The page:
It’s a rare occurrence, but now and then, a band creates a record that just speaks to you. It’ll be the type of record that reinvigorates your love for music. It’s quite possible that Grief’s Internal Flower, the latest offering from Richmond, Virginia doom metallers, Windhand, may not speak to everyone in that way, but for myself, this album is exactly what I’ve been waiting for.
Beginning the epic, psychedelic journey that is Windhand’s music is “Two Urns,” a track that begins with the sound of a crackling fire, almost as if the band is inviting you to take a seat in their circle of doom, and have a listen. At the fifteen-second mark, the guitar work of Asechiah Bogdan and Garrett Morris begin to wash over you in a glory of loud guitars that simply ooze through your speakers. At the thirty-second mark, the rest of the band kicks in, and everything I loved about Windhand’s previous record, Soma, returns and reminds me why this band rules so much. When Ryan Wolfe and Parker Chandler come in to add their drums and bass to the mix, along with the powerful, yet soulful voice of Dorthia Cottrell, something truly magical happens.
I was stoked to see that “Forest Clouds” was included on this record. The song originally appeared on a split EP the band did with Salem’s Pot (unfortunately, I wasn’t able to nab a copy of that release, as it sold out almost immediately). It’s an incredible song, and Dorthia’s voice soars and glistens with melody on this track. “Crypt Key” begins with a gloomy sounding acoustic riff that lasts mere seconds before the blasting wall of sound returns from the band. If you’re still standing after being pummelled by those first few tracks, then the opening bass line in “Tanngrisnir” will certainly reach out of your speakers and do the trick. And if that doesn’t do the trick, the guitar solo in here definitely will.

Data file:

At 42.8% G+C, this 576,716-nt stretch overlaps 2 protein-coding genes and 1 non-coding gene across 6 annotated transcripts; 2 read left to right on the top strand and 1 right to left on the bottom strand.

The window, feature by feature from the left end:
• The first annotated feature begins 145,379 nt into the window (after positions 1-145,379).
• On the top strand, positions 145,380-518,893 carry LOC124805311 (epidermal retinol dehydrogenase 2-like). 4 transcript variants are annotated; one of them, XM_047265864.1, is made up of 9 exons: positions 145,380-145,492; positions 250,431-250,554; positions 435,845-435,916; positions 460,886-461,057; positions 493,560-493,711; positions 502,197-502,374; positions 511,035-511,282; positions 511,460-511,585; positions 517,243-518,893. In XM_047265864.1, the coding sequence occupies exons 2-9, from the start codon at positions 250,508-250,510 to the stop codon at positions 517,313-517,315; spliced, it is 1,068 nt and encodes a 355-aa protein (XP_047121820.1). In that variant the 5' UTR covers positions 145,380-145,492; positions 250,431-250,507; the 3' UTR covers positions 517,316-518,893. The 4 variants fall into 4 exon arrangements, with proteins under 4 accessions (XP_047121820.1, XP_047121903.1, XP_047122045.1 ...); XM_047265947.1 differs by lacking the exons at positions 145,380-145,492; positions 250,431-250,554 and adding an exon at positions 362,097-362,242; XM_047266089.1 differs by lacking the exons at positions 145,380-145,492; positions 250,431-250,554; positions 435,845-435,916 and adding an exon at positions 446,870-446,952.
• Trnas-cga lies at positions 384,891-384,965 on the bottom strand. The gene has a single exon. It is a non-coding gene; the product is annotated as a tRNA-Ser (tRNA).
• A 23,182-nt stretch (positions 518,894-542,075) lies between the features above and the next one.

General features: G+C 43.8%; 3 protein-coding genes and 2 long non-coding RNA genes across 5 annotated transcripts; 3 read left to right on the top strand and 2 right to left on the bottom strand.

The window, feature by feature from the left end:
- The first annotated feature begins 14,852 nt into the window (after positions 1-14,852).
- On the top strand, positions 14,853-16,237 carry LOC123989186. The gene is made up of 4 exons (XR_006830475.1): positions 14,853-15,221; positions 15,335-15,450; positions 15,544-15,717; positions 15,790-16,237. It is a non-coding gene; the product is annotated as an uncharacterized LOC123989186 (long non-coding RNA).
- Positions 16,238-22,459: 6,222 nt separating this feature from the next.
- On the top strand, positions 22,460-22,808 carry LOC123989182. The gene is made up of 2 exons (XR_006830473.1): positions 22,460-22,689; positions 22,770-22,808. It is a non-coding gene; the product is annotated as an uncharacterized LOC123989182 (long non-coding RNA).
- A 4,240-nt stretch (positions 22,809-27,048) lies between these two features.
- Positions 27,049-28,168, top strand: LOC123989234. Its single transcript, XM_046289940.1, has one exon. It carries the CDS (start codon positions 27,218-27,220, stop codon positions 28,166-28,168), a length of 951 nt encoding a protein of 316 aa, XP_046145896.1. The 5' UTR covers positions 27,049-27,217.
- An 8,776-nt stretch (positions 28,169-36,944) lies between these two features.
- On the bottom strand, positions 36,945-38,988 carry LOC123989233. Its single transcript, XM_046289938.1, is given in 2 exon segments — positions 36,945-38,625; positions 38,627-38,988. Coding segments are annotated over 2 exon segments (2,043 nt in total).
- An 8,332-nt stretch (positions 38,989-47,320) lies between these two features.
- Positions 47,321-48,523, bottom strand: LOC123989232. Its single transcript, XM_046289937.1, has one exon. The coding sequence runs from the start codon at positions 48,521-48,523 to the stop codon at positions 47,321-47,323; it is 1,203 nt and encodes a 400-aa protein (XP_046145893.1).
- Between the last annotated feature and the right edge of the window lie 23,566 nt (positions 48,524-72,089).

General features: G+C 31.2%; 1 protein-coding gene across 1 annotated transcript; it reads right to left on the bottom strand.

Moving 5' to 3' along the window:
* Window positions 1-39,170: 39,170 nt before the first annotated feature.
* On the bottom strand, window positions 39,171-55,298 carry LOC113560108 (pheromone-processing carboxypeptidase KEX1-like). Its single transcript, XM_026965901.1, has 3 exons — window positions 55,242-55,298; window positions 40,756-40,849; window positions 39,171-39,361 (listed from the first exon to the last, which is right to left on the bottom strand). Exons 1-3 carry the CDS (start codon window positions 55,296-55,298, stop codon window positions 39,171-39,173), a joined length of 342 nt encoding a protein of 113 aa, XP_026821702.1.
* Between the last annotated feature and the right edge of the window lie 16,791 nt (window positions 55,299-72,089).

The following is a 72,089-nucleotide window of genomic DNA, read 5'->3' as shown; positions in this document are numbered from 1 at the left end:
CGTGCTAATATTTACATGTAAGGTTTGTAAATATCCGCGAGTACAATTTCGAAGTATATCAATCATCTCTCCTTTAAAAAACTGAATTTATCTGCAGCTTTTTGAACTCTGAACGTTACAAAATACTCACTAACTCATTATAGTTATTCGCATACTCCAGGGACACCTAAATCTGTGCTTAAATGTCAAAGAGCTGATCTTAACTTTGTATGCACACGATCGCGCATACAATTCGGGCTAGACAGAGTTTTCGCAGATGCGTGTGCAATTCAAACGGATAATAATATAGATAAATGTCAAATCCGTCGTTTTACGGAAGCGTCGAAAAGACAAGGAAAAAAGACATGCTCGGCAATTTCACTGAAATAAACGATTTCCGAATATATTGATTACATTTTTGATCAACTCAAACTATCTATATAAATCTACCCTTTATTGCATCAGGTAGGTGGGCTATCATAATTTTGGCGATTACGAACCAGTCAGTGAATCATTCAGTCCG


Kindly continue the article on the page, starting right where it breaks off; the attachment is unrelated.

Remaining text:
And now, it’s time for a break from the beautiful cacophony. Up next is “Sparrow.” It’s a simple track that solely features an acoustic guitar and Dorthia’s voice in a more subdued fashion. It’s a stunning piece of music. There’s a beautiful pain to Dorthia’s voice that shines on this track.
“Hyperion” kicks in with another intense bass line, and a drum pattern that sounds like thunder. This is probably my favourite song on the record. It combines everything I love about Windhand in a neat, five-minute package. “Hesperus” and “Kingfisher” are the longest tracks on this record. These two songs alone require about thirty minutes of your attention. I can see that being an issue for some people, but when you love everything the band does, like I do, you’ll eat up those thirty minutes and enjoy every second of it, which is exactly what I did. The record ends with “Aition,” another beautiful acoustic piece, and the perfect ending to this record.
Finally, to make things even better, Grief’s Internal Flower was produced by legendary record producer Jack Endino, who’s produced some of music’s most defining records, such as Nirvana‘s Bleach, and Soundgarden‘s Screaming Life. What Jack brings to the table is a stripped-down approach that brings out a raw sounding record that is equally brutal and beautiful. Grief is Windhand’s masterpiece, and carries the doom metal torch further along on its journey. The year may not be over yet, and there’s certainly some bands releasing great records on the horizon, but I’d say Grief’s Internal Flower might just end up being my pick for album of the year.
Written by Dominic Abate
*edited by Danielle Kenedy